In one aspect, embodiments of the invention relate to systems for determining a sonde error in a logging tool comprising a triaxial array. A system in accordance with one embodiment of the invention for determining a sonde error in a logging tool having a triaxial array, the system including a memory storing a program including instructions for: obtaining a first measurement for at least one coupling of the triaxial array while the logging tool is at a first height from ground in a selected orientation; obtaining a second measurement for the at least one coupling of the triaxial array while the logging tool is at a second height from the ground in the selected orientation; deriving a difference measurement from the first measurement and the second measurement for the at least one coupling of the triaxial array; determining a background signal using the difference measurement and a predetermined function for the at least one coupling of the triaxial array, wherein the predetermined function relates earth signals in a plurality of signals obtained at the second height to a plurality of difference signals between signals obtained at the first height and the second height at a plurality of formation conductivities; and determining the sonde error by subtracting the background signal from the second measurement for the at least one coupling of the triaxial array.

Other aspects and advantages of the invention will be apparent from the following description and the appended claims.

BRIEF DESCRIPTION OF DRAWINGS

FIGS. 1A and 1B, respectively, show prior art horizontal and vertical sonde error calibration facilities.

FIG. 2 shows a cross plot of earth signals as a function of difference measurements at two heights for a conventional induction tool.

FIG. 3 shows a schematic of a triaxial array, illustrating the magnetic moments of each coils.

FIG. 4 shows a sonde error calibration facility according to one embodiment of the invention.

FIG. 5 shows a method for sonde error correction according to one embodiment of the invention.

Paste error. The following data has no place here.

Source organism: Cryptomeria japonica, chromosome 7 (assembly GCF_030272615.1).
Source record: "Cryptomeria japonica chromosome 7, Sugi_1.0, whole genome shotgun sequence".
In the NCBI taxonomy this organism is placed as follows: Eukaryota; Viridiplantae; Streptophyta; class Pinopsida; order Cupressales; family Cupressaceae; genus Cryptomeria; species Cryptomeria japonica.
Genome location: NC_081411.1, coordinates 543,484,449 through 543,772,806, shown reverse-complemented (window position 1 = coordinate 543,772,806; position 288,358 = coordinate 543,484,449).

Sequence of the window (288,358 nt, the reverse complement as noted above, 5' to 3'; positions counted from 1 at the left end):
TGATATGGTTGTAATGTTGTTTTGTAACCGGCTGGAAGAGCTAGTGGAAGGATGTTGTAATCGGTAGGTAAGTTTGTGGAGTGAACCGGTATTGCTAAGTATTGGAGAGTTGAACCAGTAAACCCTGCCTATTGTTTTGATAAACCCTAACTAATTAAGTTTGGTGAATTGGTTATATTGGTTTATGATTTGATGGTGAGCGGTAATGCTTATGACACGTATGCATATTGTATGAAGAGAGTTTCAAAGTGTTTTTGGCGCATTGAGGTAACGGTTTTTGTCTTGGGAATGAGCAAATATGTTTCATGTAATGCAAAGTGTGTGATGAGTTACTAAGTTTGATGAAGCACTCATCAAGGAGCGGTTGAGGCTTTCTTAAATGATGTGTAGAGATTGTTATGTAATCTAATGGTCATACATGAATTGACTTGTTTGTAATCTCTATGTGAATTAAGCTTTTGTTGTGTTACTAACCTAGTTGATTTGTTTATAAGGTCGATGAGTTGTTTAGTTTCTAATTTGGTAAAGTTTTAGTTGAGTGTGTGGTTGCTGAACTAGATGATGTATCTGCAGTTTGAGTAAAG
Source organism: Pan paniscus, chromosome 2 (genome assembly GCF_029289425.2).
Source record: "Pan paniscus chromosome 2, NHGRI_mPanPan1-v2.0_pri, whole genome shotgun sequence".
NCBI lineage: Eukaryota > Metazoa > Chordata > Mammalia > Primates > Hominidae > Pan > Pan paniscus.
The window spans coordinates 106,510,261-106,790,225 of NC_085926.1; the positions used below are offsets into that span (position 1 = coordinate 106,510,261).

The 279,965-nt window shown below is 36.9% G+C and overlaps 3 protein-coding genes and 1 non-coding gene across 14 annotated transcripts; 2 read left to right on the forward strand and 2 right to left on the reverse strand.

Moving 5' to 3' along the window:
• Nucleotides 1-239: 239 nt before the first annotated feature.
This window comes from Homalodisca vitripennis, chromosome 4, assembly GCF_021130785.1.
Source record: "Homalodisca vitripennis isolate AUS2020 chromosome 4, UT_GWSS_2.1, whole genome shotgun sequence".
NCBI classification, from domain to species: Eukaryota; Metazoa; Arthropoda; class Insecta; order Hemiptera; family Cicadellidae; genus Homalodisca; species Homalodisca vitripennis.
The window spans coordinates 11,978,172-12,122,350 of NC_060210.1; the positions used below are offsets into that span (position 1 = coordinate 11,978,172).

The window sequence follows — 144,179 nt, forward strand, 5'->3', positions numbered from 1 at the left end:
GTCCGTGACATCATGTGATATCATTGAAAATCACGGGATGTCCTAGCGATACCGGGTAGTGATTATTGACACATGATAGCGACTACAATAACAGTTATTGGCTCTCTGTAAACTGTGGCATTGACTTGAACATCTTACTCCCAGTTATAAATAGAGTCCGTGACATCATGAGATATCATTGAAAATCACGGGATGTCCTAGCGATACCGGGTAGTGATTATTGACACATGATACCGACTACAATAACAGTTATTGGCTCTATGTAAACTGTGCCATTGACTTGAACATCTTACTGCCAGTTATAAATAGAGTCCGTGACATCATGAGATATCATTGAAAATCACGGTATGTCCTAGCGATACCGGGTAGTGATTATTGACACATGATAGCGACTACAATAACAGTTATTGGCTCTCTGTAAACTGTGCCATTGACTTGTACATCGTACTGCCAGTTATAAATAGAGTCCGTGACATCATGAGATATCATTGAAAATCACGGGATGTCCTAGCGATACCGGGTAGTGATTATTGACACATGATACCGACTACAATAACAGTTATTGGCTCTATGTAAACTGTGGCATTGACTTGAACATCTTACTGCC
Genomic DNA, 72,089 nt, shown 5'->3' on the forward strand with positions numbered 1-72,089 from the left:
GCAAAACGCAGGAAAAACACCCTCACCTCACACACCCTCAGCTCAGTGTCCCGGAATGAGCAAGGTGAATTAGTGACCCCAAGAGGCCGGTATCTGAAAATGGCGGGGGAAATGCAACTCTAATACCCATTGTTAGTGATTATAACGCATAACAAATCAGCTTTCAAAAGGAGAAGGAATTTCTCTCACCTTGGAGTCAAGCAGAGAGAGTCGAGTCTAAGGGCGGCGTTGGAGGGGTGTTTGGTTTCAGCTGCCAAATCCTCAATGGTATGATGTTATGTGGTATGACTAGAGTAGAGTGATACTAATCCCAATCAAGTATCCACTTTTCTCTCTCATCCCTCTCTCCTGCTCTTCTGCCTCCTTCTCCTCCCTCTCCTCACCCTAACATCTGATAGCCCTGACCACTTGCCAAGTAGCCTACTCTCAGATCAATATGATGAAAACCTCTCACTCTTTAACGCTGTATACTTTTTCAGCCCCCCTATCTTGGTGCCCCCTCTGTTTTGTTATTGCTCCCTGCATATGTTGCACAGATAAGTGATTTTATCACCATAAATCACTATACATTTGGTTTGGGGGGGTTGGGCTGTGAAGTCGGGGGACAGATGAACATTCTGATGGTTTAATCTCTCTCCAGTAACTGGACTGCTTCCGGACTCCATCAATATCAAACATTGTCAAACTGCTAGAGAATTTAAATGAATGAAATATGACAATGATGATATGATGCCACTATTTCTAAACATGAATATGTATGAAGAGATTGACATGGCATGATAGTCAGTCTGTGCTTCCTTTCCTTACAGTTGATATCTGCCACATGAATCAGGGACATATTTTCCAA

FIG. 6 shows a cross plot of earth signals in the zz coupling of a triaxial array as a function of different measurements at two heights according to one embodiment of the invention.

FIG. 7 shows a cross plot of earth signals in the zx coupling of a triaxial array as a function of different measurements at two heights according to one embodiment of the invention.

FIG. 8 shows a cross plot of earth signals in the yy coupling of a triaxial array as a function of different measurements at two heights according to one embodiment of the invention.

FIG. 9 shows a cross plot of earth signals in the xx coupling of a triaxial array as a function of different measurements at two heights according to one embodiment of the invention.

FIG. 10 shows a cross plot of earth signals in the xz coupling of a triaxial array as a function of different measurements at two heights according to one embodiment of the invention.

FIG. 11 is a block diagram of a typical general purpose computer system.

DETAILED DESCRIPTION

Embodiments of the present invention relate to methods for determining the earth signal in an induction or propagation tool with transverse or triaxial arrays so that the sonde error (or self-signal) in the tool can be accurately determined as if the tool were disposed in free space. The method involves measuring the signals from all couplings in the transverse or triaxial arrays at two distances from the earth's surface and using an algorithm to relate the measurements at the two distances to the earth signal.